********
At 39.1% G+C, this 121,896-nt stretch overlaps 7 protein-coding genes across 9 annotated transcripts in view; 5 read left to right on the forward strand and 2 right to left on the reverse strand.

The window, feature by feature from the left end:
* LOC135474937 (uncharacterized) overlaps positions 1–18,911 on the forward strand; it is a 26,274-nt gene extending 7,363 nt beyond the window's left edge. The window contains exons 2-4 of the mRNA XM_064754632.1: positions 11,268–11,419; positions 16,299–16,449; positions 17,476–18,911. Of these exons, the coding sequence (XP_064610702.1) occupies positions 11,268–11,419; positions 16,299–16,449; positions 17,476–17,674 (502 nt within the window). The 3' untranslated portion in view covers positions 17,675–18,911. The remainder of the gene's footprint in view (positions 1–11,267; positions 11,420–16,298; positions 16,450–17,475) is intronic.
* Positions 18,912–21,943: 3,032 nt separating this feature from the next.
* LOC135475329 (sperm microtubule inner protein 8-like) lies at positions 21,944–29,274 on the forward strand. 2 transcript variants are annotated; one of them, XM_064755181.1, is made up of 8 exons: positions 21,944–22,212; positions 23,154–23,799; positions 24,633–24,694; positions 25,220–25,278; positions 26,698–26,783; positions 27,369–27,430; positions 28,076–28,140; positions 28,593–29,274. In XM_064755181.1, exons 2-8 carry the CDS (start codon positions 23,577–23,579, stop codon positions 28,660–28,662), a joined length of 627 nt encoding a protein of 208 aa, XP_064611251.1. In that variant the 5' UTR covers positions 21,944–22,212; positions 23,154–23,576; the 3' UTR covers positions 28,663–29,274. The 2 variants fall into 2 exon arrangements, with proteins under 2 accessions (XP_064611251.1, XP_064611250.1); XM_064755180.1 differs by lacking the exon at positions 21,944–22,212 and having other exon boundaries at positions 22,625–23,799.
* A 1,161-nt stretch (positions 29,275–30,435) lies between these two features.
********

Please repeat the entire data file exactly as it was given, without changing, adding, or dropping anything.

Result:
At 39.1% G+C, this 121,896-nt stretch overlaps 7 protein-coding genes across 9 annotated transcripts in view; 5 read left to right on the forward strand and 2 right to left on the reverse strand.

The window, feature by feature from the left end:
* LOC135474937 (uncharacterized) overlaps positions 1–18,911 on the forward strand; it is a 26,274-nt gene extending 7,363 nt beyond the window's left edge. The window contains exons 2-4 of the mRNA XM_064754632.1: positions 11,268–11,419; positions 16,299–16,449; positions 17,476–18,911. Of these exons, the coding sequence (XP_064610702.1) occupies positions 11,268–11,419; positions 16,299–16,449; positions 17,476–17,674 (502 nt within the window). The 3' untranslated portion in view covers positions 17,675–18,911. The remainder of the gene's footprint in view (positions 1–11,267; positions 11,420–16,298; positions 16,450–17,475) is intronic.
* Positions 18,912–21,943: 3,032 nt separating this feature from the next.
* LOC135475329 (sperm microtubule inner protein 8-like) lies at positions 21,944–29,274 on the forward strand. 2 transcript variants are annotated; one of them, XM_064755181.1, is made up of 8 exons: positions 21,944–22,212; positions 23,154–23,799; positions 24,633–24,694; positions 25,220–25,278; positions 26,698–26,783; positions 27,369–27,430; positions 28,076–28,140; positions 28,593–29,274. In XM_064755181.1, exons 2-8 carry the CDS (start codon positions 23,577–23,579, stop codon positions 28,660–28,662), a joined length of 627 nt encoding a protein of 208 aa, XP_064611251.1. In that variant the 5' UTR covers positions 21,944–22,212; positions 23,154–23,576; the 3' UTR covers positions 28,663–29,274. The 2 variants fall into 2 exon arrangements, with proteins under 2 accessions (XP_064611251.1, XP_064611250.1); XM_064755180.1 differs by lacking the exon at positions 21,944–22,212 and having other exon boundaries at positions 22,625–23,799.
* A 1,161-nt stretch (positions 29,275–30,435) lies between these two features.